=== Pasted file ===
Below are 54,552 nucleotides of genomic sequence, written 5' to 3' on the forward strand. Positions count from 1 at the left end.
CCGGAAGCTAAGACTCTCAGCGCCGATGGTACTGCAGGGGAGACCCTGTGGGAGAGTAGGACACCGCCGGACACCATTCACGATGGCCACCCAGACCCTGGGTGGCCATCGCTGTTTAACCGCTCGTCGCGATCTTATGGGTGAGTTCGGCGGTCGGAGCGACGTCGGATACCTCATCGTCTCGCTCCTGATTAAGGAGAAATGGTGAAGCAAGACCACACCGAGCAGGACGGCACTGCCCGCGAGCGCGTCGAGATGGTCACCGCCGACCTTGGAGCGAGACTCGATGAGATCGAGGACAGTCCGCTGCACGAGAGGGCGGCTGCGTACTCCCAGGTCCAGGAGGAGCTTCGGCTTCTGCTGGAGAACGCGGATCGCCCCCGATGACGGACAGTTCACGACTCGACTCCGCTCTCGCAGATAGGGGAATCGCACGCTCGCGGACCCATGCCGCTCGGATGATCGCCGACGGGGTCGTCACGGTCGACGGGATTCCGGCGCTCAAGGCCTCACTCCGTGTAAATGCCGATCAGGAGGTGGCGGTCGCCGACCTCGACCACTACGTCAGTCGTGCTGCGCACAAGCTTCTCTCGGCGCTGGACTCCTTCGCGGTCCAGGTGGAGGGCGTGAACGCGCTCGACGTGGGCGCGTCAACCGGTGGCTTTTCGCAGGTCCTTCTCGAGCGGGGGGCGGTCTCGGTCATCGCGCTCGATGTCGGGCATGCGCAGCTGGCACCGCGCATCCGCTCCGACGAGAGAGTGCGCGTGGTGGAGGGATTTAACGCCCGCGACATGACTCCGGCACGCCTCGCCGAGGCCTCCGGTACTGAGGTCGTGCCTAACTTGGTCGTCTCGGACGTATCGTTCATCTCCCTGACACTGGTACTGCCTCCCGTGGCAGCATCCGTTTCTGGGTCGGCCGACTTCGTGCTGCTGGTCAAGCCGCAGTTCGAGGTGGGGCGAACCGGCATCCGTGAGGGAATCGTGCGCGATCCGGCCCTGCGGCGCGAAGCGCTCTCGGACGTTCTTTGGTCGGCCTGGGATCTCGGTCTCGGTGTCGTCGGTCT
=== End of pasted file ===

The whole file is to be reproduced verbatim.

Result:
Below are 54,552 nucleotides of genomic sequence, written 5' to 3' on the forward strand. Positions count from 1 at the left end.
CCGGAAGCTAAGACTCTCAGCGCCGATGGTACTGCAGGGGAGACCCTGTGGGAGAGTAGGACACCGCCGGACACCATTCACGATGGCCACCCAGACCCTGGGTGGCCATCGCTGTTTAACCGCTCGTCGCGATCTTATGGGTGAGTTCGGCGGTCGGAGCGACGTCGGATACCTCATCGTCTCGCTCCTGATTAAGGAGAAATGGTGAAGCAAGACCACACCGAGCAGGACGGCACTGCCCGCGAGCGCGTCGAGATGGTCACCGCCGACCTTGGAGCGAGACTCGATGAGATCGAGGACAGTCCGCTGCACGAGAGGGCGGCTGCGTACTCCCAGGTCCAGGAGGAGCTTCGGCTTCTGCTGGAGAACGCGGATCGCCCCCGATGACGGACAGTTCACGACTCGACTCCGCTCTCGCAGATAGGGGAATCGCACGCTCGCGGACCCATGCCGCTCGGATGATCGCCGACGGGGTCGTCACGGTCGACGGGATTCCGGCGCTCAAGGCCTCACTCCGTGTAAATGCCGATCAGGAGGTGGCGGTCGCCGACCTCGACCACTACGTCAGTCGTGCTGCGCACAAGCTTCTCTCGGCGCTGGACTCCTTCGCGGTCCAGGTGGAGGGCGTGAACGCGCTCGACGTGGGCGCGTCAACCGGTGGCTTTTCGCAGGTCCTTCTCGAGCGGGGGGCGGTCTCGGTCATCGCGCTCGATGTCGGGCATGCGCAGCTGGCACCGCGCATCCGCTCCGACGAGAGAGTGCGCGTGGTGGAGGGATTTAACGCCCGCGACATGACTCCGGCACGCCTCGCCGAGGCCTCCGGTACTGAGGTCGTGCCTAACTTGGTCGTCTCGGACGTATCGTTCATCTCCCTGACACTGGTACTGCCTCCCGTGGCAGCATCCGTTTCTGGGTCGGCCGACTTCGTGCTGCTGGTCAAGCCGCAGTTCGAGGTGGGGCGAACCGGCATCCGTGAGGGAATCGTGCGCGATCCGGCCCTGCGGCGCGAAGCGCTCTCGGACGTTCTTTGGTCGGCCTGGGATCTCGGTCTCGGTGTCGTCGGTCT